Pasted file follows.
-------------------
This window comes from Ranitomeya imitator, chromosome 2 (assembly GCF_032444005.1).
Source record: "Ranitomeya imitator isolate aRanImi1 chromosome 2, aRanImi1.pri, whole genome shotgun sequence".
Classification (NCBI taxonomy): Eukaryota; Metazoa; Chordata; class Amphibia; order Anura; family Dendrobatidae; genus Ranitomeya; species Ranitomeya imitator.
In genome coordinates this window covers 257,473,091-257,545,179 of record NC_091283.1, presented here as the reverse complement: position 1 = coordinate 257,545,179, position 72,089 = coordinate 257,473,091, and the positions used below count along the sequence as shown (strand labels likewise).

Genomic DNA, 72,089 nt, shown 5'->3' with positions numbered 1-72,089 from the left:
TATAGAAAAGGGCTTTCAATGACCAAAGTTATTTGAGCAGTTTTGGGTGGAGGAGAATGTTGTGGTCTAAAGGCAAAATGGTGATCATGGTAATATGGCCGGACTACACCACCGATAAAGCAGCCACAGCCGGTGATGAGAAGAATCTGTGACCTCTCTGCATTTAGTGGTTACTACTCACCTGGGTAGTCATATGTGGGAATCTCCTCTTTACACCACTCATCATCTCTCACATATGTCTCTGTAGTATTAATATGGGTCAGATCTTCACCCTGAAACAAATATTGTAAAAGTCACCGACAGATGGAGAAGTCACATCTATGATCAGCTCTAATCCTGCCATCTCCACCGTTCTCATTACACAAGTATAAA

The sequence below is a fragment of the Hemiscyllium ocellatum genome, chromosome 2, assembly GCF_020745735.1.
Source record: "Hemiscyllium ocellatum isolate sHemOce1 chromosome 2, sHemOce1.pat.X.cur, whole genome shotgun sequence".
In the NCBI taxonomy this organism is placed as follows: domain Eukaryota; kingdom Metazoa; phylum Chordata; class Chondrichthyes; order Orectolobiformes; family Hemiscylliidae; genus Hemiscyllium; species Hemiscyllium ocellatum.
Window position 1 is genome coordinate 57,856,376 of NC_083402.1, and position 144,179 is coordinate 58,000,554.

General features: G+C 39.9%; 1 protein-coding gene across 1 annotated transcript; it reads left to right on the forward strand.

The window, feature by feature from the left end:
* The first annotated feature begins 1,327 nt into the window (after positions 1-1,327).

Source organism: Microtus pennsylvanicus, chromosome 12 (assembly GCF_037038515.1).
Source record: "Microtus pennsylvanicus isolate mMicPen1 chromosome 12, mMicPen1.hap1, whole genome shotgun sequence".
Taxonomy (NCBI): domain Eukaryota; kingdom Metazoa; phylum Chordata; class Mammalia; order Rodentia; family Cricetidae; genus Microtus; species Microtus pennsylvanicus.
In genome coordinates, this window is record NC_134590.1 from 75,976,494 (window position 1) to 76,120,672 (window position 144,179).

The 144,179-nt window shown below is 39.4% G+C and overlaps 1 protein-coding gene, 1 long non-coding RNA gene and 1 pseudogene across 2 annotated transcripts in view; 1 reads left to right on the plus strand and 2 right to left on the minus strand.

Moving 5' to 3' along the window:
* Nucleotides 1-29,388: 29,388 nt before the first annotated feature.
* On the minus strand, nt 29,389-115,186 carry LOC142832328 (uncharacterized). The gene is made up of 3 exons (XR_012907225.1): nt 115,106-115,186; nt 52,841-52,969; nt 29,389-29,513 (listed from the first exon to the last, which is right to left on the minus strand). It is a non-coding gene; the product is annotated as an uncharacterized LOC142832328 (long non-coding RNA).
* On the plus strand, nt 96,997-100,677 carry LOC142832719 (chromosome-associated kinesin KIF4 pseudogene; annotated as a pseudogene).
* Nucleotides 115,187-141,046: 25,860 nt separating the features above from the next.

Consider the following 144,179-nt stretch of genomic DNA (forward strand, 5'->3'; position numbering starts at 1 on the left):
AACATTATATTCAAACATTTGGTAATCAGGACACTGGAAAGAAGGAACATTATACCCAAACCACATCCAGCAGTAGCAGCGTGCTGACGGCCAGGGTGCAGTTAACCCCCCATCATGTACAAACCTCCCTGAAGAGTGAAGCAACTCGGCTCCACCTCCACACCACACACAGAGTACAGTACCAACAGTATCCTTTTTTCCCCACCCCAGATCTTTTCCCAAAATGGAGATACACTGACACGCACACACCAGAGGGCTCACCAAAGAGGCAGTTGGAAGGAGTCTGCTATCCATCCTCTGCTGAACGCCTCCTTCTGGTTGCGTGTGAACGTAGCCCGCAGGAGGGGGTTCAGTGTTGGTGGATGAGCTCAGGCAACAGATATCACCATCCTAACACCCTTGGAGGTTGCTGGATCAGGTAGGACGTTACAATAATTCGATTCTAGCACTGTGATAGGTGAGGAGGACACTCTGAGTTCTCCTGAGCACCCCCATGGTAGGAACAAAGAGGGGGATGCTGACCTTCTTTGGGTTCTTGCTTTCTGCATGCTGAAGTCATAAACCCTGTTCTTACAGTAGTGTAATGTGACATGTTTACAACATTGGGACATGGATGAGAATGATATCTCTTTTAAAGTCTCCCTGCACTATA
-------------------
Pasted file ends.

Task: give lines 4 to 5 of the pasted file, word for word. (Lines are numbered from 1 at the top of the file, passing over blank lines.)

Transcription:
In genome coordinates this window covers 257,473,091-257,545,179 of record NC_091283.1, presented here as the reverse complement: position 1 = coordinate 257,545,179, position 72,089 = coordinate 257,473,091, and the positions used below count along the sequence as shown (strand labels likewise).

Genomic DNA, 72,089 nt, shown 5'->3' with positions numbered 1-72,089 from the left: